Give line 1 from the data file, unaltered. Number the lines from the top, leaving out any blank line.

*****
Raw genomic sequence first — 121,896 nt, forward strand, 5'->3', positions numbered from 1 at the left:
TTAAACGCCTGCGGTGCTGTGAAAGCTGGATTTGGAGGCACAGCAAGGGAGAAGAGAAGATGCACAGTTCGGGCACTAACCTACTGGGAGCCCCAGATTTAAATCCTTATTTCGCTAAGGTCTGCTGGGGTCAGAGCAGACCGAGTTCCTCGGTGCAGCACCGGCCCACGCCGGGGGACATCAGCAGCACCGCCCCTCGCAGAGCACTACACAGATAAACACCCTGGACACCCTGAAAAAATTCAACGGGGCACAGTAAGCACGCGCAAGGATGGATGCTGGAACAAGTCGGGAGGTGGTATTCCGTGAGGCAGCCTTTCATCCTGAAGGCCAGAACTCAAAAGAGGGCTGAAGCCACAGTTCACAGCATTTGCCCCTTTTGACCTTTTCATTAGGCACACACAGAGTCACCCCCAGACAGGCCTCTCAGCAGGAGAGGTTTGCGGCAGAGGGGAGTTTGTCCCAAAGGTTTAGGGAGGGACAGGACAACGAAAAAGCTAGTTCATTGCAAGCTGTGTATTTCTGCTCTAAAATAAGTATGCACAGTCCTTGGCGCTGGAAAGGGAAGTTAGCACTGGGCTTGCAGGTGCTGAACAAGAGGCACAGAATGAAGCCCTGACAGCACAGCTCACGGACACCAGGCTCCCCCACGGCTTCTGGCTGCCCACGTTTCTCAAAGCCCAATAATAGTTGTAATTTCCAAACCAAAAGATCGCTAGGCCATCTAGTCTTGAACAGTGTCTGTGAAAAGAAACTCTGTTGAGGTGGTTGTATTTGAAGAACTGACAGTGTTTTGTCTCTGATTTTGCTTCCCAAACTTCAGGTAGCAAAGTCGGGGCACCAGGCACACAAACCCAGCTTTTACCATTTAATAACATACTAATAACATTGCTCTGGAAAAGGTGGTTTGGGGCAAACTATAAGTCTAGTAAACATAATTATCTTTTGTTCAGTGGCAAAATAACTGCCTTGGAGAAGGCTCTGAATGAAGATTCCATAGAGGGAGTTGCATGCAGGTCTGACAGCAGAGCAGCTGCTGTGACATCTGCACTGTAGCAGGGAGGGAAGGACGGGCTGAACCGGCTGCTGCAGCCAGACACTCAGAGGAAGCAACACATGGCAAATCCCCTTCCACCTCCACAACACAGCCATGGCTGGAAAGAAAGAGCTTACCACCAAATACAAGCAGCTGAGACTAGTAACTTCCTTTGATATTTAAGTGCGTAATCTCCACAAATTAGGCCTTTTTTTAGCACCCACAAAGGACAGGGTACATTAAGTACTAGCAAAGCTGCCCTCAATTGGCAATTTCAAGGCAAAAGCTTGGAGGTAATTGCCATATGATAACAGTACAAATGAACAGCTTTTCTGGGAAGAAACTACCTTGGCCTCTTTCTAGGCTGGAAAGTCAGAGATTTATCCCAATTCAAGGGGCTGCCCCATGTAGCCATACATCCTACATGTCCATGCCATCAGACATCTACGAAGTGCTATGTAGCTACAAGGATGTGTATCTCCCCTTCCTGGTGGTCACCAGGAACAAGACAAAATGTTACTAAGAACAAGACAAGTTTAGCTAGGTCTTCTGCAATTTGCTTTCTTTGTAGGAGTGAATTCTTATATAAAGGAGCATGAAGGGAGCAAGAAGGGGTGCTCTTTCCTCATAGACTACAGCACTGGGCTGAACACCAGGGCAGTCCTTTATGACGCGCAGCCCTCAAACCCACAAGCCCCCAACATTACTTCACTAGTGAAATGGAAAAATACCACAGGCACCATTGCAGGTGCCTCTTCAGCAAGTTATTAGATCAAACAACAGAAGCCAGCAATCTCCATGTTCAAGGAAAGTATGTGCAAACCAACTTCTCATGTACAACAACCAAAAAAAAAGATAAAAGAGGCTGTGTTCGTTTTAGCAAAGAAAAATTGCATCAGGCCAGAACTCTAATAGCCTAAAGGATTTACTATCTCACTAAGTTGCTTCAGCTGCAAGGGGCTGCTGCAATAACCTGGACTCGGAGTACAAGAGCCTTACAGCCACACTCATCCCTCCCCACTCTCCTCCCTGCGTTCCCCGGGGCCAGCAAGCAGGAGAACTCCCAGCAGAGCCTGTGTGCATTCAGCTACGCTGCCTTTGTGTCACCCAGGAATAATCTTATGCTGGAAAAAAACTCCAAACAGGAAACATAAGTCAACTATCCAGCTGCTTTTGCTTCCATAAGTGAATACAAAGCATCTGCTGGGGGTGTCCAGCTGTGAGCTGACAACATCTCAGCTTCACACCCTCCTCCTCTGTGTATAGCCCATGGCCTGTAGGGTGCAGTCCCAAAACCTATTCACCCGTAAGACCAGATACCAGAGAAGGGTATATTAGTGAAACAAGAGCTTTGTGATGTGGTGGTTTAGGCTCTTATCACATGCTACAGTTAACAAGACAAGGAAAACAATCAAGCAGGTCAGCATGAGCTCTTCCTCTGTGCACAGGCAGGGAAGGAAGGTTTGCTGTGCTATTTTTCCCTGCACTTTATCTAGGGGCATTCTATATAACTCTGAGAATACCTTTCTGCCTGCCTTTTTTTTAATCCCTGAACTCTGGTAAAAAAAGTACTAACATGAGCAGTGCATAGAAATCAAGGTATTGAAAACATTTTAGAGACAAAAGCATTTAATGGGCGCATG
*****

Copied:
Raw genomic sequence first — 121,896 nt, forward strand, 5'->3', positions numbered from 1 at the left: